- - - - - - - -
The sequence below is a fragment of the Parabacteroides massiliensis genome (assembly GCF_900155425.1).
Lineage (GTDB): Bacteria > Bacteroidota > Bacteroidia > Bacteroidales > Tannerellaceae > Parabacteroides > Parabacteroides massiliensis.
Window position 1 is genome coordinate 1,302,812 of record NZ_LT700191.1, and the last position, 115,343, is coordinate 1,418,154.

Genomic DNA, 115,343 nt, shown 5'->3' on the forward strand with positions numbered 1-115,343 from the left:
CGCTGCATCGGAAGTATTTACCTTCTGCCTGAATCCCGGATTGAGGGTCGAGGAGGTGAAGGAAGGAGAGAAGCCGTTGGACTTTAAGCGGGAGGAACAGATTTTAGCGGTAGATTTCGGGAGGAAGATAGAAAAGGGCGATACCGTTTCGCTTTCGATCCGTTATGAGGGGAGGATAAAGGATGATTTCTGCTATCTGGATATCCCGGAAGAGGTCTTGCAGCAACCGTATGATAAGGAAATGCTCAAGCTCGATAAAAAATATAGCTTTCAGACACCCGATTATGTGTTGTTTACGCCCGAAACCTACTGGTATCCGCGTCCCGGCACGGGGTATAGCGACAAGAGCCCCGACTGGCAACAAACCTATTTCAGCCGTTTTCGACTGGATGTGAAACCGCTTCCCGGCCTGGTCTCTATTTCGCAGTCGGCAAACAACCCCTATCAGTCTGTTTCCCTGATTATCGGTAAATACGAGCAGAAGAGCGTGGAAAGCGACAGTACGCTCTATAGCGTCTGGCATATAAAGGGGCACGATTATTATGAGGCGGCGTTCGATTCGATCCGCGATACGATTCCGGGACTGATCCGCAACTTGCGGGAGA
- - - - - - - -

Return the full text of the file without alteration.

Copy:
The sequence below is a fragment of the Parabacteroides massiliensis genome (assembly GCF_900155425.1).
Lineage (GTDB): Bacteria > Bacteroidota > Bacteroidia > Bacteroidales > Tannerellaceae > Parabacteroides > Parabacteroides massiliensis.
Window position 1 is genome coordinate 1,302,812 of record NZ_LT700191.1, and the last position, 115,343, is coordinate 1,418,154.

Genomic DNA, 115,343 nt, shown 5'->3' on the forward strand with positions numbered 1-115,343 from the left:
CGCTGCATCGGAAGTATTTACCTTCTGCCTGAATCCCGGATTGAGGGTCGAGGAGGTGAAGGAAGGAGAGAAGCCGTTGGACTTTAAGCGGGAGGAACAGATTTTAGCGGTAGATTTCGGGAGGAAGATAGAAAAGGGCGATACCGTTTCGCTTTCGATCCGTTATGAGGGGAGGATAAAGGATGATTTCTGCTATCTGGATATCCCGGAAGAGGTCTTGCAGCAACCGTATGATAAGGAAATGCTCAAGCTCGATAAAAAATATAGCTTTCAGACACCCGATTATGTGTTGTTTACGCCCGAAACCTACTGGTATCCGCGTCCCGGCACGGGGTATAGCGACAAGAGCCCCGACTGGCAACAAACCTATTTCAGCCGTTTTCGACTGGATGTGAAACCGCTTCCCGGCCTGGTCTCTATTTCGCAGTCGGCAAACAACCCCTATCAGTCTGTTTCCCTGATTATCGGTAAATACGAGCAGAAGAGCGTGGAAAGCGACAGTACGCTCTATAGCGTCTGGCATATAAAGGGGCACGATTATTATGAGGCGGCGTTCGATTCGATCCGCGATACGATTCCGGGACTGATCCGCAACTTGCGGGAGA